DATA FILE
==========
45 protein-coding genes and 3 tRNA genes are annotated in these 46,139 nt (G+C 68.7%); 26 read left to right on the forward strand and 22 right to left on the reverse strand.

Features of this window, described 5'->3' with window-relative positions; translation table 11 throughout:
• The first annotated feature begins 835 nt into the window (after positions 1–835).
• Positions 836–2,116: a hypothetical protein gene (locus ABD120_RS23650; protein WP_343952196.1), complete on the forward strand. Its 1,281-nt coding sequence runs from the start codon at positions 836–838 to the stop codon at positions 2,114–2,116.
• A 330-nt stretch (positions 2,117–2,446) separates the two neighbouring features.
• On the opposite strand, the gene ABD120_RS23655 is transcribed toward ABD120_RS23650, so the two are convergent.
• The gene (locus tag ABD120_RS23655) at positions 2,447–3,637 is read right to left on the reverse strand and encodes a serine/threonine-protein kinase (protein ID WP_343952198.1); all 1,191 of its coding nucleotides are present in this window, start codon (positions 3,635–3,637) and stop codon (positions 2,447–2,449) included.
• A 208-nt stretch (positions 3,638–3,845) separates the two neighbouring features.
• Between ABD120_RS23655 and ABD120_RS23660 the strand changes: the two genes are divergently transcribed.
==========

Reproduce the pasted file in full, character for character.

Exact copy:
45 protein-coding genes and 3 tRNA genes are annotated in these 46,139 nt (G+C 68.7%); 26 read left to right on the forward strand and 22 right to left on the reverse strand.

Features of this window, described 5'->3' with window-relative positions; translation table 11 throughout:
• The first annotated feature begins 835 nt into the window (after positions 1–835).
• Positions 836–2,116: a hypothetical protein gene (locus ABD120_RS23650; protein WP_343952196.1), complete on the forward strand. Its 1,281-nt coding sequence runs from the start codon at positions 836–838 to the stop codon at positions 2,114–2,116.
• A 330-nt stretch (positions 2,117–2,446) separates the two neighbouring features.
• On the opposite strand, the gene ABD120_RS23655 is transcribed toward ABD120_RS23650, so the two are convergent.
• The gene (locus tag ABD120_RS23655) at positions 2,447–3,637 is read right to left on the reverse strand and encodes a serine/threonine-protein kinase (protein ID WP_343952198.1); all 1,191 of its coding nucleotides are present in this window, start codon (positions 3,635–3,637) and stop codon (positions 2,447–2,449) included.
• A 208-nt stretch (positions 3,638–3,845) separates the two neighbouring features.
• Between ABD120_RS23655 and ABD120_RS23660 the strand changes: the two genes are divergently transcribed.